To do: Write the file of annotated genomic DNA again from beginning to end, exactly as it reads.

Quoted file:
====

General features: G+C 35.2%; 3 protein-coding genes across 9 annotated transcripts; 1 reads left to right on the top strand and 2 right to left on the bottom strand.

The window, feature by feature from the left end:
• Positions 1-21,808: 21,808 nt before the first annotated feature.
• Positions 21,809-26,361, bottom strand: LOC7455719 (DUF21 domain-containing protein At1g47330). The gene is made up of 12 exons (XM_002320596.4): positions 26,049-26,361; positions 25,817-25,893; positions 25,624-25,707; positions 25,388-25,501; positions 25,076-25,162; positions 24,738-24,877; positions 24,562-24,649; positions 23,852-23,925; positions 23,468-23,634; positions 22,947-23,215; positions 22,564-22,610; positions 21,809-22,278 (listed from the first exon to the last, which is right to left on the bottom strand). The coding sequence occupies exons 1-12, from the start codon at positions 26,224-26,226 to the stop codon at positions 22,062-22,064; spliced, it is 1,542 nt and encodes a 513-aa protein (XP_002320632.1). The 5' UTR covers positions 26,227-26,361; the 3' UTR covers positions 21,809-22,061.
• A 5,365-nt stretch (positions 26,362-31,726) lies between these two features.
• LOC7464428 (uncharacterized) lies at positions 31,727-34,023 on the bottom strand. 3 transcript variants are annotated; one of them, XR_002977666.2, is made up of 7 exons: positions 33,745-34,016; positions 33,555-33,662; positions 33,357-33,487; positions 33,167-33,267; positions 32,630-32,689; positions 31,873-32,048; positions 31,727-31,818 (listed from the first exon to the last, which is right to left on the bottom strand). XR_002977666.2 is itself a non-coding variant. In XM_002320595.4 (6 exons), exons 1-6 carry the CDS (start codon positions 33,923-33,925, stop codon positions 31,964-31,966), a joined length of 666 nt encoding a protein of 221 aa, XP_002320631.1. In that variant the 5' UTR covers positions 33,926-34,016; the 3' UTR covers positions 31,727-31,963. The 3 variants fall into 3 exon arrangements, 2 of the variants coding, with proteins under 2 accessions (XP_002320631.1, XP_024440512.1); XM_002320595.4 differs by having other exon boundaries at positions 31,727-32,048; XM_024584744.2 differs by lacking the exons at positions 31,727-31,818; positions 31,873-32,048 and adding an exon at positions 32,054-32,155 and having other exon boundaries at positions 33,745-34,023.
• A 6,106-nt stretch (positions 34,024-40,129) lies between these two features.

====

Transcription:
General features: G+C 35.2%; 3 protein-coding genes across 9 annotated transcripts; 1 reads left to right on the top strand and 2 right to left on the bottom strand.

The window, feature by feature from the left end:
• Positions 1-21,808: 21,808 nt before the first annotated feature.
• Positions 21,809-26,361, bottom strand: LOC7455719 (DUF21 domain-containing protein At1g47330). The gene is made up of 12 exons (XM_002320596.4): positions 26,049-26,361; positions 25,817-25,893; positions 25,624-25,707; positions 25,388-25,501; positions 25,076-25,162; positions 24,738-24,877; positions 24,562-24,649; positions 23,852-23,925; positions 23,468-23,634; positions 22,947-23,215; positions 22,564-22,610; positions 21,809-22,278 (listed from the first exon to the last, which is right to left on the bottom strand). The coding sequence occupies exons 1-12, from the start codon at positions 26,224-26,226 to the stop codon at positions 22,062-22,064; spliced, it is 1,542 nt and encodes a 513-aa protein (XP_002320632.1). The 5' UTR covers positions 26,227-26,361; the 3' UTR covers positions 21,809-22,061.
• A 5,365-nt stretch (positions 26,362-31,726) lies between these two features.
• LOC7464428 (uncharacterized) lies at positions 31,727-34,023 on the bottom strand. 3 transcript variants are annotated; one of them, XR_002977666.2, is made up of 7 exons: positions 33,745-34,016; positions 33,555-33,662; positions 33,357-33,487; positions 33,167-33,267; positions 32,630-32,689; positions 31,873-32,048; positions 31,727-31,818 (listed from the first exon to the last, which is right to left on the bottom strand). XR_002977666.2 is itself a non-coding variant. In XM_002320595.4 (6 exons), exons 1-6 carry the CDS (start codon positions 33,923-33,925, stop codon positions 31,964-31,966), a joined length of 666 nt encoding a protein of 221 aa, XP_002320631.1. In that variant the 5' UTR covers positions 33,926-34,016; the 3' UTR covers positions 31,727-31,963. The 3 variants fall into 3 exon arrangements, 2 of the variants coding, with proteins under 2 accessions (XP_002320631.1, XP_024440512.1); XM_002320595.4 differs by having other exon boundaries at positions 31,727-32,048; XM_024584744.2 differs by lacking the exons at positions 31,727-31,818; positions 31,873-32,048 and adding an exon at positions 32,054-32,155 and having other exon boundaries at positions 33,745-34,023.
• A 6,106-nt stretch (positions 34,024-40,129) lies between these two features.